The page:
fork() problem

Posted on 2007-07-30
Medium Priority
Last Modified: 2013-12-27

I have a C program runnig on Unix Solaris, doing a fork.
The problem is that fork() returns with a positive number but errno is set to 10 (ECHILD).
Then waitpid returns with the same error since, obviously, the child process was never really created.
Why doesn't fork() return with -1?
In all code examples I have seen, none handled such a case.

Question by:nivo_Z

Assisted Solution

ravs120499 earned 160 total points
ID: 19591726
First, what is the data type of the variable to which you assign the pid returned by fork()? If that is unsigned (watch out for implicit casts as well), then -1 will look like a (large) positive number.

If that is not an issue, then: is the fork() happening in a multi-threaded environment?

- Ravs

Author Comment

ID: 19591794
The type is pid_t and most of the time it is working ok, the problem happens only once in a while.
LVL 22

Assisted Solution

by:Brian Utterback
Brian Utterback earned 160 total points
ID: 19592588
What makes you think that the fork did not really create a child process? If the return code for
fork is positive, you should not look at errno. The errno variable is not cleared at each call,
so it's value is whatever the last error return in your program was unless -1 is returned. Many things that you do not know about inside of library calls and such can set errno, so you should never look at it unless an error was returned. Further evidence of this is the fact that ECHILD
is not an expected error from the fork call.

You do not say what the positive return value from fork is. Does it look like a reasonable pid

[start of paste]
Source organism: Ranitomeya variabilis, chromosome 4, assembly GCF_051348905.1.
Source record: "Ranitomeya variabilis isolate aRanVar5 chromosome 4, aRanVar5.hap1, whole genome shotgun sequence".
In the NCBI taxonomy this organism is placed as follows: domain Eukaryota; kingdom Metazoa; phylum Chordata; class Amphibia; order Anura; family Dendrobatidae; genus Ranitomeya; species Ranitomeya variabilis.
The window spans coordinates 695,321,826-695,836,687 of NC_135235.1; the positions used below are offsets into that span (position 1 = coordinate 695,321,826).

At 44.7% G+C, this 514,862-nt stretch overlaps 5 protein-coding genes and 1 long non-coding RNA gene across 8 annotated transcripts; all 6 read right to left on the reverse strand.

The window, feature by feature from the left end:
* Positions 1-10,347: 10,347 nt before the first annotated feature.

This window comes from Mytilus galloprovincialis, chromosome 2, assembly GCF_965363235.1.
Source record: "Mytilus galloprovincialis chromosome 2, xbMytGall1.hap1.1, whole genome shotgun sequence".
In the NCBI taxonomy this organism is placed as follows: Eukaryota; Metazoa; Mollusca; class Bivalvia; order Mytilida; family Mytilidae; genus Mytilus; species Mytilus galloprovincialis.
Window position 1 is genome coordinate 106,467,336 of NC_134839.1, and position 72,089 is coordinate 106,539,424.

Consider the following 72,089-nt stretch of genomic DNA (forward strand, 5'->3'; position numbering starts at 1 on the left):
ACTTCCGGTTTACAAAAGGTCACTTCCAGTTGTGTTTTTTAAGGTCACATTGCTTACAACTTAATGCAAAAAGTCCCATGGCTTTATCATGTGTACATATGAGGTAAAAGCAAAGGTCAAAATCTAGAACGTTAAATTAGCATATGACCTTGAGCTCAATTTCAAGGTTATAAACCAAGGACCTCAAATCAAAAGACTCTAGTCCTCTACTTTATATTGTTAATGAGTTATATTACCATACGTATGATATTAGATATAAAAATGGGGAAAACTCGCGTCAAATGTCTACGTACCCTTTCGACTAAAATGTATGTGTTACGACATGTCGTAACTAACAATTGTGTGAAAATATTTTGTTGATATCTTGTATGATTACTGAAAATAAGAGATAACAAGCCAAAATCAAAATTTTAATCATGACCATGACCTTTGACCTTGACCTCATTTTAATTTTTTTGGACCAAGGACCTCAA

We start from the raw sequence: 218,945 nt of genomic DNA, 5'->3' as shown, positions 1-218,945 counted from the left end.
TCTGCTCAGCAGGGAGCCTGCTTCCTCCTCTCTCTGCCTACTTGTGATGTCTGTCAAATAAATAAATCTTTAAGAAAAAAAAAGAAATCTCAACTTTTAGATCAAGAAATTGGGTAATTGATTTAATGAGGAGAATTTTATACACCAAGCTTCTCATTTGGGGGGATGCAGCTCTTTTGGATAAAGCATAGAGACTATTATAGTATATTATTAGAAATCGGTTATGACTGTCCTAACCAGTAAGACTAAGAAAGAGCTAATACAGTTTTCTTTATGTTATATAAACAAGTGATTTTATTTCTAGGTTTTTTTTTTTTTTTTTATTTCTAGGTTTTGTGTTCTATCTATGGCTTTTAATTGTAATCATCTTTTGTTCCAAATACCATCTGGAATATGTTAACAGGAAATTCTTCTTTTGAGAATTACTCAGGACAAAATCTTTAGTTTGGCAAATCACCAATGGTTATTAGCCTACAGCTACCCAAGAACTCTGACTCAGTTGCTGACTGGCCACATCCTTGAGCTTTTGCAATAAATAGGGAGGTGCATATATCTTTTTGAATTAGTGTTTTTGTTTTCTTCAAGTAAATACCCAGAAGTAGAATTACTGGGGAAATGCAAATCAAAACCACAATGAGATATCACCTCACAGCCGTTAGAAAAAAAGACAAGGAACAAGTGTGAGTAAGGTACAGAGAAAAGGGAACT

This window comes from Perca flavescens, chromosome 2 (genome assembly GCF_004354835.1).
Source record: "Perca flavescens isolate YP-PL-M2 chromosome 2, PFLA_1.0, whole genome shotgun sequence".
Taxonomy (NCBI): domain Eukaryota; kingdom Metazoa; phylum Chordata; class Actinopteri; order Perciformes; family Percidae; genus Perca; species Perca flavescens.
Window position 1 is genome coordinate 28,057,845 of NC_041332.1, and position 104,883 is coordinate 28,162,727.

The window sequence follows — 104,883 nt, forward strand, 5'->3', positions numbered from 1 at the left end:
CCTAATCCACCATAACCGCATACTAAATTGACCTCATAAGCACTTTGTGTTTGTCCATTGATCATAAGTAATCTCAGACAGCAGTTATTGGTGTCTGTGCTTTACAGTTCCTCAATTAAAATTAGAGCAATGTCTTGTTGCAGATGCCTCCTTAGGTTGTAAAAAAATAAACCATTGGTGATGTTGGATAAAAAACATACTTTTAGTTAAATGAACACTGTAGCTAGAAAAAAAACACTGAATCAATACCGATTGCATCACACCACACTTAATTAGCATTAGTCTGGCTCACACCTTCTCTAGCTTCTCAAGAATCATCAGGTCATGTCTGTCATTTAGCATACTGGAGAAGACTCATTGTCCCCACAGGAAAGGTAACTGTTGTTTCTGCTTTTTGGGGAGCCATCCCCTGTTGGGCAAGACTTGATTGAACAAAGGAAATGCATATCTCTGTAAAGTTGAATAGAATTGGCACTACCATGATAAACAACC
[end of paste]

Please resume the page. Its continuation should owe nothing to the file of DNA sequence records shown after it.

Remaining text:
number? Is it fairly close to the pid of the parent? Have you tried using the truss command to
see if a new child process is created?

If you are using Solaris 10, you could use dtrace to try to see what is going on.

If the child process changes it's process group and then exits, you might be having a
race condition where the child exits before you call waitpid. If the child does
not change it's process group, then even if it did exit fast, the return status should
be available and the waitpid would not fail.

You might posting the code that you use to do the fork. Someone here might see something
in it.

Author Comment

ID: 19598841

I know that the child process was not created because after the fork, before the switch on the pid, I print a message to the log. This message should appear twice, once printed by the parent and once by the child. Most of the time I do get these 2 messages, but once in a while I get only the parent message.
Also, I set errno to 0 right before the fork.
Here is the relevant code:

   errno = 0;
   pid = fork ();
   printolog("%s: %s - fork return: %d. errno: %d", func_nm, (pid) ? "parent" : "child", pid, errno));

    signal(SIGCHLD, SIG_DFL);

   switch (pid) {
     case -1:
         /* code */
     case 0:   /* child */
     /* code */
     default: /* parent */
          r = waitpid (pid, &status, 0);
        /* some more code */
         }  /* end switch(pid) */

LVL 12

Accepted Solution

PCableGuy earned 180 total points
ID: 19696967
Hi nivo Z,

I might be wrong, but I'm wondering if the parent and the child is printing a message to same log file (which would make the log file a shared resource). If so, there might be a conflict sometimes between the parent and child process.

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